The universities’ views show the degree to which Schuette, while ostensibly involving an equal protection issue, also raises a fundamental structural question about interest-group capture of state-level governmental units, and what citizens lawfully may do about it. Professing neutrality, the schools actually have worked to advance the cause of the MCRI’s opponents virtually from the beginning, in late 2006 even cutting a deal with Schuette’s predecessor and others to enjoin the MCRI from taking effect for six months, so as to obtain one more cycle of race-conscious admissions. As the Sixth Circuit observed in quickly staying that stipulated injunction, it was “an unusual way to use the federal courts.” While the universities paint themselves as disinterested neutrals simply waiting for direction, the fact is that their sympathies lie with those advocating for racial preferences – no great surprise, since it was they who developed the diversity-as-compelling-state-interest argument and litigated it to conclusion in Gratz and Grutter. It is also the very reason why the MCRI was adopted.
A decision by the Court affirming application of the Hunter/Seattle “political process” doctrine to the MCRI – Justice Kagan has recused herself – could have sweeping federalism implications. In approving the “holistic” use of race in 2003, Grutter not only refused to enshrine it as constitutionally mandatory, but (in dicta) set a twenty-five-year clock running on its expiration. Michigan voters, deciding not to wait that long, outlawed the practice immediately and unambiguously, by amending their Constitution via ballot initiative. As the amicus brief my firm filed on behalf of four former attorneys of the Department of Justice Civil Rights Division argues, in doing so, citizens exercised one fundamental right – suffrage – in furtherance of another, equal protection. If the Court declares that they did so actually in violation of equal protection, citizens in every state could be deprived of the ability to go to the polls and amend their constitution so as to oversee their statewide institutions of higher education as they see fit. To affect the termination of race-conscious policies envisioned by Grutter, a state’s citizenry will have to navigate a bureaucratic gauntlet that frequently sympathizes with, and in many cases has been captured by, the same entrenched interest groups seeking to protect such policies “by any means necessary.” As with the promise “free beer tomorrow,” the demise of racial preferences expressly envisioned in Grutter will never arrive.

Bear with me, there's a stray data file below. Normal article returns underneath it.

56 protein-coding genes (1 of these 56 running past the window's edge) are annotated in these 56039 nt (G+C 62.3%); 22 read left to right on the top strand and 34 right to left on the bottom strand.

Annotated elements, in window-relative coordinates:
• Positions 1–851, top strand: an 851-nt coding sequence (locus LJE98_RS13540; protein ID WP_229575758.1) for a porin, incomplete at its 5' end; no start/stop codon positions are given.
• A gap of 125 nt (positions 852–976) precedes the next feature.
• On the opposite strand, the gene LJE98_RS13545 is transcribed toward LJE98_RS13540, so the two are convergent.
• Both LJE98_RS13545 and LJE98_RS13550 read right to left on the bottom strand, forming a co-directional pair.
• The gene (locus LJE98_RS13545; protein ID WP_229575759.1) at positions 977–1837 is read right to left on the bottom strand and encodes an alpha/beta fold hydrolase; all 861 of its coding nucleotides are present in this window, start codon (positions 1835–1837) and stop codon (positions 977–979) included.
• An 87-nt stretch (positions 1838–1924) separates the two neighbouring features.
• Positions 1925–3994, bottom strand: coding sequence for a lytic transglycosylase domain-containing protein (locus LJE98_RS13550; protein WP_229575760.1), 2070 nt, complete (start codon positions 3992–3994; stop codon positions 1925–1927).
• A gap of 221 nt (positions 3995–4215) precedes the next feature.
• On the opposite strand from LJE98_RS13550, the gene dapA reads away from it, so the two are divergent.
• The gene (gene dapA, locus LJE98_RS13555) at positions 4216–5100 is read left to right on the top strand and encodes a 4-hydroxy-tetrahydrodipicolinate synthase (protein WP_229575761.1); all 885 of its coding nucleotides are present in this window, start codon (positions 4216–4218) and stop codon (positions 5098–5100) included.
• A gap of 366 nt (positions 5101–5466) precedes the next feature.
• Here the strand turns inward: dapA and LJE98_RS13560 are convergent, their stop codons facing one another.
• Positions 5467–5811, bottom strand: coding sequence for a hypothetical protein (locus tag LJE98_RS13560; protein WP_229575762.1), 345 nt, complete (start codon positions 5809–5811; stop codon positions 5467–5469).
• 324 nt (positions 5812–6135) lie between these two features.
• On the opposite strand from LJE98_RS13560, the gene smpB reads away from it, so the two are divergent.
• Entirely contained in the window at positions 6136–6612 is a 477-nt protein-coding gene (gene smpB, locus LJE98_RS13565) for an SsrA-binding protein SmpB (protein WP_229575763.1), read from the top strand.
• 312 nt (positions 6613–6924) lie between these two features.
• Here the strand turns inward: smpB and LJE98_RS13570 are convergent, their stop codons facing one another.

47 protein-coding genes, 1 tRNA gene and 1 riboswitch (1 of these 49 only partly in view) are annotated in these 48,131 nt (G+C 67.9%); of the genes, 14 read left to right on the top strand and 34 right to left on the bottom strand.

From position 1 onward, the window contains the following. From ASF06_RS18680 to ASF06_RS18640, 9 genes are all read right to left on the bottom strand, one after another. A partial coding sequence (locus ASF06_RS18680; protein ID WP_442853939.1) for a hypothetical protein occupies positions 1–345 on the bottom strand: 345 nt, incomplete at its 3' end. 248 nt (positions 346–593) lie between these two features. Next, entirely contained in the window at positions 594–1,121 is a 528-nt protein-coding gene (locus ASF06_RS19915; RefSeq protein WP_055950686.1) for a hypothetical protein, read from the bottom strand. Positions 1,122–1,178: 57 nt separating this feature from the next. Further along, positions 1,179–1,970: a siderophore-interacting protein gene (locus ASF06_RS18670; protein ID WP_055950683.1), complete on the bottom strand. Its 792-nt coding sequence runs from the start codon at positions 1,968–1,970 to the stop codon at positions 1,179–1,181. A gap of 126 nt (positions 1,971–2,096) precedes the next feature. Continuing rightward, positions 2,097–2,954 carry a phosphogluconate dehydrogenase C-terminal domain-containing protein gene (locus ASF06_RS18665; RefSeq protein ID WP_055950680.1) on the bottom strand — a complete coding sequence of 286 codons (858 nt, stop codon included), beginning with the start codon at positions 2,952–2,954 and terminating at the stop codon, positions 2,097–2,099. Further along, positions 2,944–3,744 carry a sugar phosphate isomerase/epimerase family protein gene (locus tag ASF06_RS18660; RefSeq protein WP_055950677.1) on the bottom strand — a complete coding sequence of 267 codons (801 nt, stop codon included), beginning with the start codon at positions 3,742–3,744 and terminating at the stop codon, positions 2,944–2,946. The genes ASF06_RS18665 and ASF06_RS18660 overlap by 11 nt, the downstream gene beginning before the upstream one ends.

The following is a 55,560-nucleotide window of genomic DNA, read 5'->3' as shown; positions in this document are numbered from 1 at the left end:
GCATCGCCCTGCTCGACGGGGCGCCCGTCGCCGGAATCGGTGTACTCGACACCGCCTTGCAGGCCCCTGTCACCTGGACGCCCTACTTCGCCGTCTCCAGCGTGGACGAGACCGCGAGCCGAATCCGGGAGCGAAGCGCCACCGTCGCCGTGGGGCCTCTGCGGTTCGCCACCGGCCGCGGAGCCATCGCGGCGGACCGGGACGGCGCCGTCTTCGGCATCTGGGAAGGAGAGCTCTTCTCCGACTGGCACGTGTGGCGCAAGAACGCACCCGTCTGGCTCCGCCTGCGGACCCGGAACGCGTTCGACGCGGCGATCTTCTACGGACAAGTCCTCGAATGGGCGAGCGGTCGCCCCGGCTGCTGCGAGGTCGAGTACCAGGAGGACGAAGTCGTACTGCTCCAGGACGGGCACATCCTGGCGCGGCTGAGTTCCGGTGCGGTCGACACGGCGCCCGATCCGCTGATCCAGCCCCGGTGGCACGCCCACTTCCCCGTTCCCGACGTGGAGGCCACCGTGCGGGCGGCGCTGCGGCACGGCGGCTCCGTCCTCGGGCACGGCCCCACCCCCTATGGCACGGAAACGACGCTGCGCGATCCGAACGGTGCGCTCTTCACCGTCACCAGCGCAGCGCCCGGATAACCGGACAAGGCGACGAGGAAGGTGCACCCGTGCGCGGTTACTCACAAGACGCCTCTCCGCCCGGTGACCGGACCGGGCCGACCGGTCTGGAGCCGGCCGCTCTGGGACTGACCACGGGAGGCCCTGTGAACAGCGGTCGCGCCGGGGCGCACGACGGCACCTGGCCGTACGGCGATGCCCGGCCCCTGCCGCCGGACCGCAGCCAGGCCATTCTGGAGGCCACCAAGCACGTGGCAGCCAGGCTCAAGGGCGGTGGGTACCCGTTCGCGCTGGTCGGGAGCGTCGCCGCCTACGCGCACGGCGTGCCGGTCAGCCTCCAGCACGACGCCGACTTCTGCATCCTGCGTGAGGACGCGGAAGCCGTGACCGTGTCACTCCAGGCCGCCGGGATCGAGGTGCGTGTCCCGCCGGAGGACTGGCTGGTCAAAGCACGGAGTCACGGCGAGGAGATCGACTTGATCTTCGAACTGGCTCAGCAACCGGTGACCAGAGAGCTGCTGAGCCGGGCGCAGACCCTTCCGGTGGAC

Such a ruling also would be an unprecedented extension of the “political process” doctrine to the highest levels of popular self-government. While it is one thing to say that Akron voters offended equal protection by removing control over fair-housing ordinances from the City Council to the city electorate (Hunter), or that Washington state voters violated equal protection by adopting a state statute designed to remove control over school desegregation plans from a local school board (Seattle), it is quite another to say Michigan residents are barred from amending their state’s organic governing document by exercising one power conferred in that document (initiative) to further two others (equal protection, and popular control over universities). As even the universities acknowledge, all authority over them under the Michigan Constitution ultimately resides with the people.
Proponents of extending the “political process” doctrine to the MCRI in essence are seeking to perpetuate racial preferences indefinitely, by forcing those who want colorblind university admissions to seek such change not by the most direct and effective method, constitutional amendment, but through a process designed to diffuse their voices to the point where they can be ignored. It is an insistence on playing only with loaded dice. Leaving aside the Machiavellian overtones of organizing government along lines guaranteed to hear and implement only one set of views, the implications for federalism and self-governance of an opinion striking down the MCRI would be significant.
—Michael F. Smith is principal of The Smith Appellate Law Firm in Washington, D.C., and Ellicott City, Md. He drafted the Former Attorneys of the Department of Justice Civil Rights Division’s amicus brief in this case
[Disclosure: Kevin Russell of Goldstein & Russell, P.C., whose attorneys contribute to this blog in various capacities, is among the counsel on an amicus brief in support of the respondents inSchuette. However, the author of this post (like all of the contributors to this online symposium) is not affiliated with the law firm.]